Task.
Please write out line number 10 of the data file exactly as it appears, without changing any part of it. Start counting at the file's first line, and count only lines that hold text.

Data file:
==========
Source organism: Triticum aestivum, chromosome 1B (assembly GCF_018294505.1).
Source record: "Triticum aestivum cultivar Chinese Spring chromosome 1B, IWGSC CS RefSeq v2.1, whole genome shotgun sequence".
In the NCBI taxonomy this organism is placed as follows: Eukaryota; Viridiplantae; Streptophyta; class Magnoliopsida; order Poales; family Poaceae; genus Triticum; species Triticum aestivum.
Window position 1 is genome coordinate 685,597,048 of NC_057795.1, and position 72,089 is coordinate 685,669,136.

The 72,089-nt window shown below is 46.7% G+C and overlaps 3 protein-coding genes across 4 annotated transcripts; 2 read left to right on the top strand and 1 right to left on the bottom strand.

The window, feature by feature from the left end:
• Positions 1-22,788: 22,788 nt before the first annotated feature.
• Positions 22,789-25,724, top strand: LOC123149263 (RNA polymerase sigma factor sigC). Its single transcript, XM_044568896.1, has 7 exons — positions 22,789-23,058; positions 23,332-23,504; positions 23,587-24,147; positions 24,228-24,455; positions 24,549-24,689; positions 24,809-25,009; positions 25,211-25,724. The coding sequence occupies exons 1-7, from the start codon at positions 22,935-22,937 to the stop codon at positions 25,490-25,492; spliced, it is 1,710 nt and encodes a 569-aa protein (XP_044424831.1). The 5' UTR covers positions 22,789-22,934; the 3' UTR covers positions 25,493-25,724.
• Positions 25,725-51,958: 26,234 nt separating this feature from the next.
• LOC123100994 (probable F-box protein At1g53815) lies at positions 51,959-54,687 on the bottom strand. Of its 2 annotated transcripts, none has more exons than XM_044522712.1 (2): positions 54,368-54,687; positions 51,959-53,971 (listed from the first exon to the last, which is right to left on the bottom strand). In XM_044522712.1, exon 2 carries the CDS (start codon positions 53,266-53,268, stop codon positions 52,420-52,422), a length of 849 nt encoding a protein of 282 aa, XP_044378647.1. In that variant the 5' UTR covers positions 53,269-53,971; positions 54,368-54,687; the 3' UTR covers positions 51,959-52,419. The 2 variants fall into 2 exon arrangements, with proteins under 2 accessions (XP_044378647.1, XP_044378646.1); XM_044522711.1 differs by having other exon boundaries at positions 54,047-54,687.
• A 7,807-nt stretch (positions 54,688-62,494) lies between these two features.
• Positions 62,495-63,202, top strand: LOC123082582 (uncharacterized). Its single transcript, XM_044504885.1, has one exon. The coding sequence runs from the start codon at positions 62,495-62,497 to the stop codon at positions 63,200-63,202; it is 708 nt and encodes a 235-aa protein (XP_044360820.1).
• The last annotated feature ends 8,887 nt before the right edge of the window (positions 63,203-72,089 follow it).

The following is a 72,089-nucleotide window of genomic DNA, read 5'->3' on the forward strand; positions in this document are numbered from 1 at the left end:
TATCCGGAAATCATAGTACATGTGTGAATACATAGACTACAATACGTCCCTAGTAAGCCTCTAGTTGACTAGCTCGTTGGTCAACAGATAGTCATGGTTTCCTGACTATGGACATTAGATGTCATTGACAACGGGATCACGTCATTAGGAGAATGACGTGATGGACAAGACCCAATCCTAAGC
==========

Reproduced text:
• LOC123100994 (probable F-box protein At1g53815) lies at positions 51,959-54,687 on the bottom strand. Of its 2 annotated transcripts, none has more exons than XM_044522712.1 (2): positions 54,368-54,687; positions 51,959-53,971 (listed from the first exon to the last, which is right to left on the bottom strand). In XM_044522712.1, exon 2 carries the CDS (start codon positions 53,266-53,268, stop codon positions 52,420-52,422), a length of 849 nt encoding a protein of 282 aa, XP_044378647.1. In that variant the 5' UTR covers positions 53,269-53,971; positions 54,368-54,687; the 3' UTR covers positions 51,959-52,419. The 2 variants fall into 2 exon arrangements, with proteins under 2 accessions (XP_044378647.1, XP_044378646.1); XM_044522711.1 differs by having other exon boundaries at positions 54,047-54,687.